but you’re likely to get buzzed a lot more, so……

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        • Paul in the 'Couve February 27, 2014 at 3:56 pm

          I don’t find that at all. What I find is that nearly all cars quickly realize that if they want to pass they need to cross the lane marker or center line by at least a couple of feet. About 2/3 of drivers will either (safely) take the left lane, or (safely) wait until clear and cross the center line, the reaming 1/3 will wait behind me until I move left or until we reach an intersection. Only a very few drivers, like ~1% or 2%, in my experience, either intimidate me from behind and honk, or attempt to pass me unsafely and deliberately buzz me and in those cases I have PLENTY of room to move right without hitting an obstruction (parked car or curb extension.)

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          • Paul in the 'Couve February 27, 2014 at 6:14 pm

            move right not “move left”

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  • q`Tzal February 24, 2014 at 12:28 pm

    The problem with painted bike lanes is that the only serve to make the automobile driver feel safe and complacent enough to ignore people on bicycles so we are forgotten and collided with.

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    • Dan February 25, 2014 at 10:53 am

      I think they mistakenly believe they are always entitled to the entire area between the painted lines. I believed that for many years, before I started riding.

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  • Elliot February 24, 2014 at 1:08 pm

    Michael, I read the article at the link you provided about the Seattle mayor’s mention of transportation goals in his State of the City speech, and the announcement of bike share. The full quote given in the Seattle Bike Blog article is “it will be the only one launched in 2014 in North America.” (Emphasis mine).

    So, the mayor’s not ignorant of other bike share systems in North America, as your “the only” quote appears to suggest. He’s just saying that they’re the only city to announce a system launch in 2014, at least so far.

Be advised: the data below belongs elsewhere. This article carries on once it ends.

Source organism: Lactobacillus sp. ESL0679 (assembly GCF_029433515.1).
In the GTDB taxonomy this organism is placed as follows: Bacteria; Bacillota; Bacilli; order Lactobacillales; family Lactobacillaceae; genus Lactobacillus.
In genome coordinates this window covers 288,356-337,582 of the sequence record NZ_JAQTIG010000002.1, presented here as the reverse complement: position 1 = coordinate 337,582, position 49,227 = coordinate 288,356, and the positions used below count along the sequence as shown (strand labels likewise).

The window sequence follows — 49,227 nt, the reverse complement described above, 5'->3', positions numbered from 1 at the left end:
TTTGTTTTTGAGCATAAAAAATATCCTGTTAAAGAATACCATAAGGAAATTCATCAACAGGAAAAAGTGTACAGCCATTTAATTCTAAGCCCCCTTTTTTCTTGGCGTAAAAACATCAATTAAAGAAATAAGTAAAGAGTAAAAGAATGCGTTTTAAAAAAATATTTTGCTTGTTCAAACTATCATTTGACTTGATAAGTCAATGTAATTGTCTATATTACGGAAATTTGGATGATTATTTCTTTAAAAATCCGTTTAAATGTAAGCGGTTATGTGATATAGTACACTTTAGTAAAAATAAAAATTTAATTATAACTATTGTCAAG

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  • Joe February 24, 2014 at 2:13 pm

    5ft add another 3ft and hmm we got some lane. oh passing law diffrent subject sorry I ride alot of country roads would be amazed what happens out there. its not all about PDX its about making riding in OR. good ;)

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  • TOM February 24, 2014 at 2:59 pm

    Chris I
    There are a lot of A-holes in east county, particularly in and around Corbett. Ride with care, and always expect the worst. If I owned a firearm, I would probably ride with it.

    I’ve thought that riding with a paintball pistol and marking the A-holes that right hook me would be appropriate.

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    • dan February 25, 2014 at 9:52 am

      A paintball pistol would be extremely satisfying, but you know that you would then be inviting them to run you down. Sucks, but there it is.

      You’re probably better off with front/back cameras: that might let you get somewhere in court / with their insurance company.

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  • PdxMark February 24, 2014 at 3:57 pm

    spare_wheel
    “On many roads, with car travel actually at 25 mph or higher… taking a lane…is terribly dangerous…”
    Hawthorne and Belmont are posted at 25.
    Alberta and Missisipi is posted at 25.
    Woodstock is posted at 25.
    SE/NE 20th and 28th are posted at 25.
    SE 13th is posted at 25?
    I think anyone who has ridden these roads would not consider lane taking to be “terribly dangerous”.
    As for outer NE Sandy, I think it’s a great candidate for a road diet, speed reduction, and separated infrastructure or a buffered bike lane.
    Recommended 2

    You should actually read what I said… “with car travel actually at 25 mph or higher…” For relevant sections of the roads you mention, car traffic is usually going a good bit less than 25 mph.